As published in the Wichita Eagle, December 13, 2014
Reach Amy Renee Leiker at 316-268-6644 or firstname.lastname@example.org. Follow her on Twitter: @amyreneeleiker
Two-year-old Landon McCarthy patted one of the seats on a bright yellow tandem bicycle secured into the ground in the newly opened Memories Park, a cozy, quiet place where families can go to take photos with props against the backdrop of Sedgwick County Park.
“Sit!” his little voice chimed to his mom, Melissa McCarthy, as he turned his chin up and grinned.
She, her husband, Travis, and their nephew 8-year-old Ewan Phillips gathered around the bike for a series of snapshots with the toddler.
Melissa McCarthy said she plans to turn the photos into Christmas gifts for extended family and friends.
“Our son is 2, and I keep telling myself that I should hire someone to take photos,” McCarthy said.
The park “is really cute” and an ideal place to create family memories, she said.
Though it officially opened on a drizzly day, Memories Park by noon Saturday already had about a dozen visitors who posed for photographs with a series of backdrops installed along a path on the west side of Sedgwick County Park, 6501 W. 21st St.
The park – featuring fences, a vintage truck, a hay wagon and other props – is a gift from Together Wichita 2014, a communitywide initiative involving 22 local businesses and organizations striving to showcase the people and places that make Wichita special.
“Our vision for the park, the vision of Together Wichita 2014, was to be an opportunity for our community to come out and get great family pictures and to make lasting photographic memories in just one place,” said Ben Jennings, who is associated with the initiative and is director of events and marketing at The Eagle.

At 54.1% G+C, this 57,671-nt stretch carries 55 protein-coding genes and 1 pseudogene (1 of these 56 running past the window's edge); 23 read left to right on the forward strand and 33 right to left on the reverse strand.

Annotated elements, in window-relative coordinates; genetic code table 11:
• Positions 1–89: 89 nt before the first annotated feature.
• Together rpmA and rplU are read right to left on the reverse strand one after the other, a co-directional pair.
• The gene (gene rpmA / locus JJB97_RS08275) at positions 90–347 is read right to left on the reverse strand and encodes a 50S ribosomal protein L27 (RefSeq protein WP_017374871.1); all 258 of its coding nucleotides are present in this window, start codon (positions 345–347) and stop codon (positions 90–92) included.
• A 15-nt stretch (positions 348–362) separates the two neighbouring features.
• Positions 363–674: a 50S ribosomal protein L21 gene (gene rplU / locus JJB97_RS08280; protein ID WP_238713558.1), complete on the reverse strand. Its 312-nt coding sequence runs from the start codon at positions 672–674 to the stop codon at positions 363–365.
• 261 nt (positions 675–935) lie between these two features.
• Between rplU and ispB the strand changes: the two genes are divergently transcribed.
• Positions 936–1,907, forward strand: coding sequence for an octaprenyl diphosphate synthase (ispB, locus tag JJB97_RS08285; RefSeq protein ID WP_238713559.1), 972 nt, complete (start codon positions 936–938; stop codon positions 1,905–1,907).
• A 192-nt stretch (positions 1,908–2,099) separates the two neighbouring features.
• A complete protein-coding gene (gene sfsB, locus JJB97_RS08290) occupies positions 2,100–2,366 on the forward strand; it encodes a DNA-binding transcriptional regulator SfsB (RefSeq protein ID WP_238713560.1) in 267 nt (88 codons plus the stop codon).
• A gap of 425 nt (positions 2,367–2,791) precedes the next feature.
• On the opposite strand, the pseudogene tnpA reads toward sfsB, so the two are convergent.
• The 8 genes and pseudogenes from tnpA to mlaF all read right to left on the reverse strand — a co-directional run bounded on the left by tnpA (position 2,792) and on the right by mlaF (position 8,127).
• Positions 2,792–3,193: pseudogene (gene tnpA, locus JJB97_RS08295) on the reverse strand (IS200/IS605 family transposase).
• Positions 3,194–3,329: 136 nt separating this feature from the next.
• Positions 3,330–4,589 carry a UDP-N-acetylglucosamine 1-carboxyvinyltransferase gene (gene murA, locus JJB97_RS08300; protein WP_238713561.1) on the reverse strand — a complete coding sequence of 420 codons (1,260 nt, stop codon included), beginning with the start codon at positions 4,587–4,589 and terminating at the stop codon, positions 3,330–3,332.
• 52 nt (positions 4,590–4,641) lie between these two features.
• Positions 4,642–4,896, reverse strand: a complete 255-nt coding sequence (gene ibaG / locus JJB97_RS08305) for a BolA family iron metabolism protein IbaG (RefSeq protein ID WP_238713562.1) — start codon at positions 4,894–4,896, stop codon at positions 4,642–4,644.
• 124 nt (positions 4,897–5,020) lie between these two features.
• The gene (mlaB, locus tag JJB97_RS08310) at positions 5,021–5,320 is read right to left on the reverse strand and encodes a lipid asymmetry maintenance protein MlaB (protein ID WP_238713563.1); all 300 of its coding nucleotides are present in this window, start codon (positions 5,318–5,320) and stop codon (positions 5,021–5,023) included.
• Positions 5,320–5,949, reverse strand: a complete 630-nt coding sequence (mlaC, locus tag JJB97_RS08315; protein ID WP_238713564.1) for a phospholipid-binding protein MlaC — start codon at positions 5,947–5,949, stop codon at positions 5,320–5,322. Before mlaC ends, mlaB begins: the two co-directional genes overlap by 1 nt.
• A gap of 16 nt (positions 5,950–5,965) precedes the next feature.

“There are a lot of great places to take photos in Wichita, but we wanted one place that was kind of centralized. …We’re confident that it will be used far into the future.”
In addition to Memories Park, Together Wichita 2014 is also responsible for the “I live here, I love it” campaign and the Keepers on Parade project, which is scheduled for unveiling during the Final Friday art event in January.
Kim Nussbaum, president and publisher of The Eagle and one of Together Wichita 2014’s sponsors, said the group will continue working on community projects through 2015 and perhaps beyond that.
“I can see Memories Park being used by prom groups and for graduation photos and engagement pictures and just for family pictures in general,” Nussbaum said.
“I think it will have a wide array of usage.”
For Aurora Nava, a grandmother of 12, the props lend a “pretty and special” feel to the path she walks daily. She said her favorite is the old Chevrolet truck.
On Saturday, for the park’s opening, a Christmas wreath hung from its grille, and wrapped packages filled its bed.
“It’s retro. It’s from years past,” Nava said in Spanish as she was walking by the truck. “It’s really pretty.”
A retired Army veteran named Bryan, who declined to give his last name, who also walks through Sedgwick County Park for his daily exercise, called the path with its new additions “a place to reflect.”
“People take pictures here all the time, like wedding pictures and stuff like that,” he said while he stood beside a nearly 9-foot-high, bright blue Adirondack chair built by Bob Goebel, a retired executive vice president from Star Lumber’s retail division.
Flo Smart and Melisa Frost were the first people to make photographic memories in the park after its grand opening. The women smiled wide and joked when they slipped their arms around Santa Claus and posed for snapshots beneath a wooden arbor.
“It’s a great place to take photos. I’m really excited that the sponsors put something like this together,” Frost said.
“It’s definitely an asset to Wichita.”